Soundtrack
 

Zipper

Musical Score By: H. Scott Salinas

Distributed by: Lakeshore Records


Reviewed by Melissa Minners

 

                In the political thriller, Zipper, hotshot federal prosecutor Sam Ellis (Patrick Wilson) has a bright future.  Finding himself being groomed for the position of Attorney General, Sam realizes he has a big problem Ė he canít seem to quell his desires for high-class escorts.  With his political career, not to mention his family life on the line, Sam finds himself on the edge of disaster.

                The musical score of Zipper was created by H. Scott Salinas, a graduate of Princeton University, where he studied classical and jazz.  He then attended Berklee College of Music, concentrating on scoring for film.  By 2002, Salinas became the youngest recipient of the Grand Prize in the Turner Classic Movies Young Film Composers Competition.  Since then, he has created songs and musical scores for a number of films, video games, television series and commercials, including The Square, The Newsroom, Spider-Man 3 The Video Game, Murder In the First and more.

                For this score, H. Scott Salinas and director Mora Stephens decided to equate the soul of Sam to a cello: ďWe sort of stumbled on the idea together of making the soul of Sam (our protagonist) be a cello.  And then we pushed further and asked, what if we used a cello choir? So we wound up recording eight celli arranged in a semi-circle as a choir. So we constantly shift from the choir to solo cello processed electronically in ways to disguise its natureÖThe cello concept got us very far into the film then we realized we needed to balance the dark romantic quality of the cello with something more noble, Sam's noble side that he ultimately abandons.  For that we choose a very small violin ensemble playing very delicately and that was just the contrast we needed to represent Samís honorable side. Also, there is a reoccurring theme played in distant electronic bells. This theme represents the subconscious tingling of addiction.  It seems harmless enough but its subtle persistence mirrors the desire bubbling up inside of Sam, a sirenís call from inside that void that can't be filled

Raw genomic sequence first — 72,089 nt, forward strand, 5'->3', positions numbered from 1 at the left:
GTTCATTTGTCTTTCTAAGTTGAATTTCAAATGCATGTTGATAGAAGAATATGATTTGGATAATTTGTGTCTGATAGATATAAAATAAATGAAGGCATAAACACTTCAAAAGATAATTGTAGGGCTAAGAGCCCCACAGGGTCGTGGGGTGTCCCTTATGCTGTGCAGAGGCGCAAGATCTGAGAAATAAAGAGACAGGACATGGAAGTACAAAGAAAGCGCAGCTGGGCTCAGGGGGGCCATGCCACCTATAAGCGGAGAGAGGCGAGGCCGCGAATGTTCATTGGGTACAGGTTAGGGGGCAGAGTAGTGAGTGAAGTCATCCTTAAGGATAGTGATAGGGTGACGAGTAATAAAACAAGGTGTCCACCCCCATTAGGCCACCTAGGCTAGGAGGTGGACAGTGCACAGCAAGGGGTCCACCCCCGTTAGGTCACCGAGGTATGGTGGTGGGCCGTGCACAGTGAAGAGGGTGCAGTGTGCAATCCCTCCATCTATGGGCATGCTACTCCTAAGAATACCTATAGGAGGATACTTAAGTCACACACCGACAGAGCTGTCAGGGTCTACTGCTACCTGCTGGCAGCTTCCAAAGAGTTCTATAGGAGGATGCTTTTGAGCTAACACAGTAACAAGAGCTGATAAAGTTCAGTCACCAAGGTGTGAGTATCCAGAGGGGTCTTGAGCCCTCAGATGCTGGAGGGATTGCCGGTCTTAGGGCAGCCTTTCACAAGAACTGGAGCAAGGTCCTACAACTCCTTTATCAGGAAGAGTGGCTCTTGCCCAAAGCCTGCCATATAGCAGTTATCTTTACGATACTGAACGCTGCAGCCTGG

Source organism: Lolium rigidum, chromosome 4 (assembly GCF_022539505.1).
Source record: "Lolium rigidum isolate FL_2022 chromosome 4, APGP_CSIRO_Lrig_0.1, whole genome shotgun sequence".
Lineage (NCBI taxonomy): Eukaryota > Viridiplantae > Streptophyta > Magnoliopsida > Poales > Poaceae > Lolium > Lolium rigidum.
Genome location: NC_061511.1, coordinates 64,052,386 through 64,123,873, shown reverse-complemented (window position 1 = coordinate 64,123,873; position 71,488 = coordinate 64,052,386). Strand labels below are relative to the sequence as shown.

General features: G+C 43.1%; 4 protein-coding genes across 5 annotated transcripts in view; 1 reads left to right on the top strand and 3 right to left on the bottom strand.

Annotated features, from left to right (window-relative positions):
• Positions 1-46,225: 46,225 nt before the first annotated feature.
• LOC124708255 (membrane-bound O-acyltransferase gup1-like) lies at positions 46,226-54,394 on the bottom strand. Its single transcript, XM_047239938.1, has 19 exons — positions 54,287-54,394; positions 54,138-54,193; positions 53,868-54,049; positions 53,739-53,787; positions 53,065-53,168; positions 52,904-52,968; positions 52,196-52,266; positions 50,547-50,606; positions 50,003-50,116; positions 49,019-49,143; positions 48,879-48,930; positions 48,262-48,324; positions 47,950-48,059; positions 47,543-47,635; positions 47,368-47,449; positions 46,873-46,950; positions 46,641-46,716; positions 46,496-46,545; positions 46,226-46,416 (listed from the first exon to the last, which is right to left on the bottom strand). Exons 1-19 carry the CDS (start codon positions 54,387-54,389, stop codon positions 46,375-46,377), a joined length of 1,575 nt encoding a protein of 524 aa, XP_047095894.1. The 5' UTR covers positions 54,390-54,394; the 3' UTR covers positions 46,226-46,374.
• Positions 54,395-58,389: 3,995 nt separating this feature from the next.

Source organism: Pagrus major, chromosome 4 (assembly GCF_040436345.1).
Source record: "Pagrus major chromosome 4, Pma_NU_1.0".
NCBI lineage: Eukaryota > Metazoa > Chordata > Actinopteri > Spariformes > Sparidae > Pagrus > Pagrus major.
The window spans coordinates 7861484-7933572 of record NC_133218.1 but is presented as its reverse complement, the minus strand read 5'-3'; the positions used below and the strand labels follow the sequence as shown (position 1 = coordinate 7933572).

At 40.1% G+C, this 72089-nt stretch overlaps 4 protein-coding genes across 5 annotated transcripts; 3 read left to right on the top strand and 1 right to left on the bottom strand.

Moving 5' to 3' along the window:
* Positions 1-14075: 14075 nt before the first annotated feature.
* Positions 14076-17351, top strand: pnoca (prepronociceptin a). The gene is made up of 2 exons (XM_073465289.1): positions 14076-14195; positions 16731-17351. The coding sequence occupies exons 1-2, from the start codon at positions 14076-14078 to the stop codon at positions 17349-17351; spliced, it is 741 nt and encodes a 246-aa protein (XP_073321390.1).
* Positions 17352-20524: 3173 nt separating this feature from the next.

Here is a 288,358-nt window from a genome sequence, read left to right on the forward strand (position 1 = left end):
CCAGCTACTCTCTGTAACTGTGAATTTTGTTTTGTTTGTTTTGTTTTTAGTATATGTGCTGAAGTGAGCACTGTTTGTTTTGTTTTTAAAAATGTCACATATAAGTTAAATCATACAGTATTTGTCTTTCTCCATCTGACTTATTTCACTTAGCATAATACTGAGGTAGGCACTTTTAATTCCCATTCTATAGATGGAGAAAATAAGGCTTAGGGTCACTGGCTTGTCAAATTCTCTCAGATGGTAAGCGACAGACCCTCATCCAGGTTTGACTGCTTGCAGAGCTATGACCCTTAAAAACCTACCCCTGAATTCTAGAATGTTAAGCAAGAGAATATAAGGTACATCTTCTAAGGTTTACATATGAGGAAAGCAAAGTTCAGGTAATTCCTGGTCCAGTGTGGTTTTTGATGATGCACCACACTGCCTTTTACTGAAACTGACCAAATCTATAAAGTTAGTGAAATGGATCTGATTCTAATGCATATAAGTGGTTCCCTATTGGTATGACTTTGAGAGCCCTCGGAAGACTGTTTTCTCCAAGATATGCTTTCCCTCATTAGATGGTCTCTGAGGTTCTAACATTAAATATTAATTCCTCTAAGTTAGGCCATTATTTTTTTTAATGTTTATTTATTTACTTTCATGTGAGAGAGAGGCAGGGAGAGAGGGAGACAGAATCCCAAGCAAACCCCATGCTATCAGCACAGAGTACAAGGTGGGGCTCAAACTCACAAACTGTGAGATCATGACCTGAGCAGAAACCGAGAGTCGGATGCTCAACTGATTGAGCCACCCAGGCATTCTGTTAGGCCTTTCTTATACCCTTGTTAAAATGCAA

While I get the concept of the score, I really wasnít wowed by it.  In fact, I have listened to this score twice and still really canít say that any one track impressed me.  If anything, the music kind of put me off to even wanting to know what the film is about.  Quite honestly, I canít see anyone really wanting to own this score.  It may work well with the visuals of the film, but the Zipper Soundtrack just doesnít seem like the kind of movie score I would want to run out and buy, whether I was a fan of the film or not.

 

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